In Bahrain, it manipulated political disputes and transformed protests into all-out civil war; it used Houthis in Yemen and supplied them with weapons and pumped them with doctrinal ideology to ignite the war; it did the same in Syria when it supported a corrupt authoritarian sectarian regime that has destroyed the country and displaced its people.

Iran’s dream of rebuilding the Persian empire is more important than any other political goals or religious ideology that it uses as tools to reach its quest. It disguises its nationalist Persian desire with a Shia doctrinal façade to accomplish its scheme, which would never be accepted regionally or globally.

After the 1979 Iranian Revolution, Iran began to export its revolution based on the desires and aspirations of Khomeini who held onto a long history of Arab-Persian conflict, a painful history for Persians. Iran did not make its main nationalist goal known possibly out of concern that changing the maps would impact its national identity and could be used against it. Some 55 per cent of Iranians are of non-Persian ancestry and the other 45 per cent are from other origins and heritage, which makes any redrawing of maps a domestic threat for Iran.

Iran focused on spotting troubled regimes; created Shia political parties and armed militia groups in Lebanon, Iraq, Yemen and Afghanistan; supported Sunni Islamist movements and parties under the pretext of supporting “resistance” against Israel (Hamas and Islamic Jihad), Iraqi Kurdistan (the National Union Party of Jalal Talabani), Egypt (Muslim Brotherhood), Sudan and Nigeria (Boko Haram), and Tajikistan, Uzbekistan and Turkey (Turkish Hizbullah and the PKK). And all this to achieve its surreptitious nationalist goal of reviving the Safavid Empire.

This Iranian nationalist ethnic expansionist policy left sectarian tensions in its wake, especially between Shias and Sunnis, which at times ignited into sectarian civil war in Lebanon and Iraq. It also contributed to spreading and expanding radical Islamist movements around the world, and created a great rivalry between Tehran and capitals in the region — especially Riyadh and Ankara, since they are both symbols of Sunni Islam in the region.

Iran’s ambitions also impacted Arab Gulf countries when it began supporting Shias there, creating fractures that never existed before with Sunnis, especially in Bahrain and eastern Saudi Arabia where a Shia minority resides.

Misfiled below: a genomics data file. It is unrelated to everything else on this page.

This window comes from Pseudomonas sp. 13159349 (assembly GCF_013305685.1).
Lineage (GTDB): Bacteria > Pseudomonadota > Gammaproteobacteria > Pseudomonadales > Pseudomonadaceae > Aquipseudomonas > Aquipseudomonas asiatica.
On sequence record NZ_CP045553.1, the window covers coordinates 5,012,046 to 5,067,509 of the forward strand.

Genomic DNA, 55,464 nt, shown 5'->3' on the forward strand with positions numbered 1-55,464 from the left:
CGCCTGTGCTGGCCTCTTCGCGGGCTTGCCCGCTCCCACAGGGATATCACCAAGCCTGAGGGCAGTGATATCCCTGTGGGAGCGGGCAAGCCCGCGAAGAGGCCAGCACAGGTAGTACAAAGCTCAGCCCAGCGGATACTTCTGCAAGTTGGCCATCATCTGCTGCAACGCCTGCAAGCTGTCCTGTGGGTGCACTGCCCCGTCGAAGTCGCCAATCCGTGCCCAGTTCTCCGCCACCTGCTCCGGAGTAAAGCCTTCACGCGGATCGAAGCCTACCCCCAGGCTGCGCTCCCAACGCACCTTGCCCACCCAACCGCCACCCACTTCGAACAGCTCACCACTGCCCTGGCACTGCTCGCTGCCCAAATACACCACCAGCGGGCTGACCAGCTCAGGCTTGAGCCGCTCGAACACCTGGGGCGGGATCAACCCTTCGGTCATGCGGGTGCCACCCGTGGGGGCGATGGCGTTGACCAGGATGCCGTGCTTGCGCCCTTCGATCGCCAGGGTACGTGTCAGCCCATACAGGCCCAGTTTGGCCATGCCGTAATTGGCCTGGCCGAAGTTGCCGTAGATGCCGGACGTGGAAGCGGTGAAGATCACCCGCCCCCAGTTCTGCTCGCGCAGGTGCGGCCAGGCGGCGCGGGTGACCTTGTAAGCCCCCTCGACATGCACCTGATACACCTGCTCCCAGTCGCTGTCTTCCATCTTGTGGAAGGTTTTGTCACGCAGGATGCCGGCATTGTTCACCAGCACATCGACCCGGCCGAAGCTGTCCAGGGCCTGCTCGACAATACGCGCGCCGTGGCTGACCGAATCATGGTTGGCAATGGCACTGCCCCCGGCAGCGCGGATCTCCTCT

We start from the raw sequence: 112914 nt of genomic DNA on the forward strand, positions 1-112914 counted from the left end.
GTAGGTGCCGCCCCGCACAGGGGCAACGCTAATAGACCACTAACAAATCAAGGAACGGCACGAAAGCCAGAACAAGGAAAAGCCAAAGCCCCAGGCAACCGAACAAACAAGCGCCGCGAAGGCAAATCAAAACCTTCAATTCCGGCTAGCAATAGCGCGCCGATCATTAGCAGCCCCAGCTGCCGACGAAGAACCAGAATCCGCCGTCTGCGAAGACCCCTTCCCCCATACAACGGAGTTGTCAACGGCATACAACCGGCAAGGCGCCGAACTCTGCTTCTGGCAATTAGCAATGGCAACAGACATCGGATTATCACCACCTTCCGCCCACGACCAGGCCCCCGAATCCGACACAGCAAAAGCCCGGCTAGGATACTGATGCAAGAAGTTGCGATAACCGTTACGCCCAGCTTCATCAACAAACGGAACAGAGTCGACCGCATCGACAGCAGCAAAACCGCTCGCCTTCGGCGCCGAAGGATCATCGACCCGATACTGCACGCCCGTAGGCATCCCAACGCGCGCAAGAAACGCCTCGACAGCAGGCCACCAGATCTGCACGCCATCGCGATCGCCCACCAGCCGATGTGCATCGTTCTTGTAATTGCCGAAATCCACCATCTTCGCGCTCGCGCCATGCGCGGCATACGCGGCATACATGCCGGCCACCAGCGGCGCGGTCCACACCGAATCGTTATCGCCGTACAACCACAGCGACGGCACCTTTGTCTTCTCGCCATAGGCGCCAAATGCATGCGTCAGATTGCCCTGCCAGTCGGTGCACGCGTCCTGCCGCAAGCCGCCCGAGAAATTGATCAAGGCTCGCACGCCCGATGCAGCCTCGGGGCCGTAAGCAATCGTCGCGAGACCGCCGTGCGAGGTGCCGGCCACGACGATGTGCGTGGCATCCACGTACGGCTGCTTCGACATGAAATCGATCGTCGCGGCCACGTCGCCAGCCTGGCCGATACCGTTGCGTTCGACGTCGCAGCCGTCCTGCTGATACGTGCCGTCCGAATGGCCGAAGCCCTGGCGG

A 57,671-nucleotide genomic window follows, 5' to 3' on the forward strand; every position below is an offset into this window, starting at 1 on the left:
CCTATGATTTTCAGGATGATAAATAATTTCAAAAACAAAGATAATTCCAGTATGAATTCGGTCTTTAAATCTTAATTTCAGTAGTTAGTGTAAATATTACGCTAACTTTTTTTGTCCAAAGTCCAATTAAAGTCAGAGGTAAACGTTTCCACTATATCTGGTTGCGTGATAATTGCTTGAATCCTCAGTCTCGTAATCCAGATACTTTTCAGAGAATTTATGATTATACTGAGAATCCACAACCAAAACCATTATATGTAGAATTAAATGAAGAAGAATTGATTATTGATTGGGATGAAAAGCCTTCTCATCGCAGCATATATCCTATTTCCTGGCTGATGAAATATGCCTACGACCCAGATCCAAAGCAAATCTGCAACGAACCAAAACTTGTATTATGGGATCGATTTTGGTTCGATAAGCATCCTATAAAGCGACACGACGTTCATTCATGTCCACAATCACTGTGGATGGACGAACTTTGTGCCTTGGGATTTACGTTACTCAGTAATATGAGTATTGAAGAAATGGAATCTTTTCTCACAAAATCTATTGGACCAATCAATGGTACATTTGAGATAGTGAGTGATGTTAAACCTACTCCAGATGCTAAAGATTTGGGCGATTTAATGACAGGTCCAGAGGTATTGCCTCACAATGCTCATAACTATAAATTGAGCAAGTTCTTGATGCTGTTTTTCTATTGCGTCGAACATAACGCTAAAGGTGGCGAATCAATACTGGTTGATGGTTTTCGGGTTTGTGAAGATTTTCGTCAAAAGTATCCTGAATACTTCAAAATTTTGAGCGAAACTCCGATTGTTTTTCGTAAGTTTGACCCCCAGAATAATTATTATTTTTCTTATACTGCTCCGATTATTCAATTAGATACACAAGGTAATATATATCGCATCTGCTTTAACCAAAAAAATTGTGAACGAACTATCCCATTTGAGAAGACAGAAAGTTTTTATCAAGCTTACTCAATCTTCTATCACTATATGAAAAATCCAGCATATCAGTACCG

In the last decade, Iran has worked on spreading Shiism in several Arab countries and was supported by some regimes, such as the regime of Hafez Al-Assad in Syria followed by his son Bashar. It gave incentives to those who convert to Shiism, such as free healthcare and higher education in Iran, as well as substantial monthly wages by Syrian standards. There were also trade incentives and privileges to the financially able, and Husseinias (Shia places of worship) were built and Iran’s embassy and cultural attaches worked indiscreetly to spread Shiism over the past 20 years. Seven Iranian Shia channels began airing around the world to promote the Iranian scheme and hosting Shia preachers.

Iran’s influence in the region is not temporary. However, this agenda is faltering since the Syrian problem has not been resolved according to Iran’s desires. Iran’s Shia agenda did not make an impact on the masses either. In fact, after Iran’s direct interference in Syria especially, some Arab countries began monitoring Iran’s quest in order to curb or undermine it. The aversion of Arab masses grew against Iran, its policies, armed militias and branch sectarian militias.

What is aiding Iran to continue on its path, even if very slowly, is the silence in Washington about Tehran’s policies since the start of the Arab Spring, and Iran’s alliance with Russia. These two factors are unstable and dependent on the calculations of the two superpowers, which could mean Iran’s exit from the scene in the near or medium future.

The quest for an Iranian Persian empire is also governed by Iran’s domestic situation, multiple ethnicities there, and the risk of tipping that balance. Iran must also abide by international law, respect the sovereignty of states and remain within its precise regional role, and not act according to the whims of its Islamic jurists or Ayatollah or racist nationalists and Safavid rulers who believe the past could return with ease.